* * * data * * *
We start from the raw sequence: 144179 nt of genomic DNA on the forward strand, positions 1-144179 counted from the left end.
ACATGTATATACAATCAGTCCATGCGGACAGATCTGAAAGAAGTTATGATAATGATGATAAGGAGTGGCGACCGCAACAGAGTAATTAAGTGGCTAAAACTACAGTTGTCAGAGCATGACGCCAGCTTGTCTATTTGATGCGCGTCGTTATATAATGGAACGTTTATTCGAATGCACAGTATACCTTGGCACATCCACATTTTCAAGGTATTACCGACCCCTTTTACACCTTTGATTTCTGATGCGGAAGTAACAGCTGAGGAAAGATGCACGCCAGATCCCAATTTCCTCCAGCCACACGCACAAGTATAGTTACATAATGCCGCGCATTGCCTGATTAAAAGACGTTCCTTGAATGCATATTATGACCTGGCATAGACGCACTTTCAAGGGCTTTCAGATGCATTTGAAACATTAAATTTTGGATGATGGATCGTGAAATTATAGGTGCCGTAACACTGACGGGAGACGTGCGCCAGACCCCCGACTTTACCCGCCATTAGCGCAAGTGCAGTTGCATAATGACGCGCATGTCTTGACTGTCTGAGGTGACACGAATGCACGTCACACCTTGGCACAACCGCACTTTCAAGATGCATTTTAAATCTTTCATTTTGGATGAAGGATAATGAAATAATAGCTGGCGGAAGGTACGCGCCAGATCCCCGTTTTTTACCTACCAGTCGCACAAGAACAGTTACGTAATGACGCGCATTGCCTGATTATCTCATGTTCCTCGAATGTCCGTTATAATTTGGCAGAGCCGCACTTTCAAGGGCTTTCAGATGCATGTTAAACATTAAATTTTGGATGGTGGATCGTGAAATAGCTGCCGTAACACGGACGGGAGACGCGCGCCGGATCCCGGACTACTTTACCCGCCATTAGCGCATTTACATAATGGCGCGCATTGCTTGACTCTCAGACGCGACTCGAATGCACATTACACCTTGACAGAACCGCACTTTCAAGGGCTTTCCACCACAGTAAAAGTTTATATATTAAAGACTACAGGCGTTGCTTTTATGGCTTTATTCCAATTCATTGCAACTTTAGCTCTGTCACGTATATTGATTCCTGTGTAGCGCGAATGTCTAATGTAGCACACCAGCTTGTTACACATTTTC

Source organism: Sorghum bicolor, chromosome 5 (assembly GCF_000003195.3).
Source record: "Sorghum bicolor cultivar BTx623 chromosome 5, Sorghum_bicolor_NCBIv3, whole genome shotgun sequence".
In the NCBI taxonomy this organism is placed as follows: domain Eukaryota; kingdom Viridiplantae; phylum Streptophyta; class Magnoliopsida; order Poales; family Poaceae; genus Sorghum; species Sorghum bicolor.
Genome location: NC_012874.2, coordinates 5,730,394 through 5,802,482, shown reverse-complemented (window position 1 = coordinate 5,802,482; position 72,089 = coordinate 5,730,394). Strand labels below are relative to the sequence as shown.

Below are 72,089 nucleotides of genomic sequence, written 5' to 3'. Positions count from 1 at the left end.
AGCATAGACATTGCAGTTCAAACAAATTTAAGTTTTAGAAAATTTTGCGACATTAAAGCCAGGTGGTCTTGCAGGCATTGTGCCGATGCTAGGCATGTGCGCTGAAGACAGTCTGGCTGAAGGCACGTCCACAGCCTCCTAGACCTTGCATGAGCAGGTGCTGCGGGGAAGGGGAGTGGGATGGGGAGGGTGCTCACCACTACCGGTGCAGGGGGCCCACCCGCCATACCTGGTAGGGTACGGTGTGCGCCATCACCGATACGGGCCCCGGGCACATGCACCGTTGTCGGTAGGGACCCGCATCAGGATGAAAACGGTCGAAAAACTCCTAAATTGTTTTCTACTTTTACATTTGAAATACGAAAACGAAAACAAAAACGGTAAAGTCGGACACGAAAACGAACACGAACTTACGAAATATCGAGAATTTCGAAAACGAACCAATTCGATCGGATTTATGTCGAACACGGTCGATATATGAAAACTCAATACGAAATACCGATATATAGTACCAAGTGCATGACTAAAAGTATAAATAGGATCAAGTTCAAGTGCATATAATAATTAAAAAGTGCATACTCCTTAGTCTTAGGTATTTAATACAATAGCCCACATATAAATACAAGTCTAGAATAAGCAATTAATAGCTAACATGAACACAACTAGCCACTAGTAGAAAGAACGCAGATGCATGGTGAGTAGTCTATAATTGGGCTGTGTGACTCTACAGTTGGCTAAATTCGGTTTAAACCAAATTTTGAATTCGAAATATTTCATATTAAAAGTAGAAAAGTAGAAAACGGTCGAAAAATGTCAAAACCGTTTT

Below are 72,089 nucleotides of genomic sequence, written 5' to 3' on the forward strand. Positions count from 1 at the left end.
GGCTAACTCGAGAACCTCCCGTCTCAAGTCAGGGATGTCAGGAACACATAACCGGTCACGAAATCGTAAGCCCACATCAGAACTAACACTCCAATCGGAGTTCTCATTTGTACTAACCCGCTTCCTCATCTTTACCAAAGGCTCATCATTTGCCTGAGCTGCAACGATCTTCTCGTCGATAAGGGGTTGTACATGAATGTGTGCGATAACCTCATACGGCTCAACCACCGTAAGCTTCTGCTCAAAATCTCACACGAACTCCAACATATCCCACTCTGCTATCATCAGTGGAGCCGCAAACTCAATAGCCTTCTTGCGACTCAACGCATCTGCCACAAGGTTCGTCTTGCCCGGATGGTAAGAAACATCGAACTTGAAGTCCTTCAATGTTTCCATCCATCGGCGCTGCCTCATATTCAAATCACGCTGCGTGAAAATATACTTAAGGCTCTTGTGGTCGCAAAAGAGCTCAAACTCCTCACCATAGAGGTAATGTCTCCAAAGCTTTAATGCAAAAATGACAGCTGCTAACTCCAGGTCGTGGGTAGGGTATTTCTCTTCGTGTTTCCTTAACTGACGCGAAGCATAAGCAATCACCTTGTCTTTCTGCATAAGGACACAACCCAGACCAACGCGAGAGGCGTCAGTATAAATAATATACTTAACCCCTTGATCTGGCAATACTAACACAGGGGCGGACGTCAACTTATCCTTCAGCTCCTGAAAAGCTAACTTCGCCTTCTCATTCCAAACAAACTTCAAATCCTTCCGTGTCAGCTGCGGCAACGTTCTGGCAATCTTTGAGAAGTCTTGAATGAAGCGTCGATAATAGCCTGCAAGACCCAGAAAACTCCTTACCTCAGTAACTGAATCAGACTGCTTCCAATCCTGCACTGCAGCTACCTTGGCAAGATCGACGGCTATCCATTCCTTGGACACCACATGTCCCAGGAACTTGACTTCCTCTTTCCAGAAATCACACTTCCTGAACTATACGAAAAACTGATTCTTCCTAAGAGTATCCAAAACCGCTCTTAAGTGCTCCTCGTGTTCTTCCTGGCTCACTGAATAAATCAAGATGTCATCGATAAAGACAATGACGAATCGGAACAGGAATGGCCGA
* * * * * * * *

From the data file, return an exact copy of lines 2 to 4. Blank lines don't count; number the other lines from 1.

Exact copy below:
ACATGTATATACAATCAGTCCATGCGGACAGATCTGAAAGAAGTTATGATAATGATGATAAGGAGTGGCGACCGCAACAGAGTAATTAAGTGGCTAAAACTACAGTTGTCAGAGCATGACGCCAGCTTGTCTATTTGATGCGCGTCGTTATATAATGGAACGTTTATTCGAATGCACAGTATACCTTGGCACATCCACATTTTCAAGGTATTACCGACCCCTTTTACACCTTTGATTTCTGATGCGGAAGTAACAGCTGAGGAAAGATGCACGCCAGATCCCAATTTCCTCCAGCCACACGCACAAGTATAGTTACATAATGCCGCGCATTGCCTGATTAAAAGACGTTCCTTGAATGCATATTATGACCTGGCATAGACGCACTTTCAAGGGCTTTCAGATGCATTTGAAACATTAAATTTTGGATGATGGATCGTGAAATTATAGGTGCCGTAACACTGACGGGAGACGTGCGCCAGACCCCCGACTTTACCCGCCATTAGCGCAAGTGCAGTTGCATAATGACGCGCATGTCTTGACTGTCTGAGGTGACACGAATGCACGTCACACCTTGGCACAACCGCACTTTCAAGATGCATTTTAAATCTTTCATTTTGGATGAAGGATAATGAAATAATAGCTGGCGGAAGGTACGCGCCAGATCCCCGTTTTTTACCTACCAGTCGCACAAGAACAGTTACGTAATGACGCGCATTGCCTGATTATCTCATGTTCCTCGAATGTCCGTTATAATTTGGCAGAGCCGCACTTTCAAGGGCTTTCAGATGCATGTTAAACATTAAATTTTGGATGGTGGATCGTGAAATAGCTGCCGTAACACGGACGGGAGACGCGCGCCGGATCCCGGACTACTTTACCCGCCATTAGCGCATTTACATAATGGCGCGCATTGCTTGACTCTCAGACGCGACTCGAATGCACATTACACCTTGACAGAACCGCACTTTCAAGGGCTTTCCACCACAGTAAAAGTTTATATATTAAAGACTACAGGCGTTGCTTTTATGGCTTTATTCCAATTCATTGCAACTTTAGCTCTGTCACGTATATTGATTCCTGTGTAGCGCGAATGTCTAATGTAGCACACCAGCTTGTTACACATTTTC

Source organism: Sorghum bicolor, chromosome 5 (assembly GCF_000003195.3).
Source record: "Sorghum bicolor cultivar BTx623 chromosome 5, Sorghum_bicolor_NCBIv3, whole genome shotgun sequence".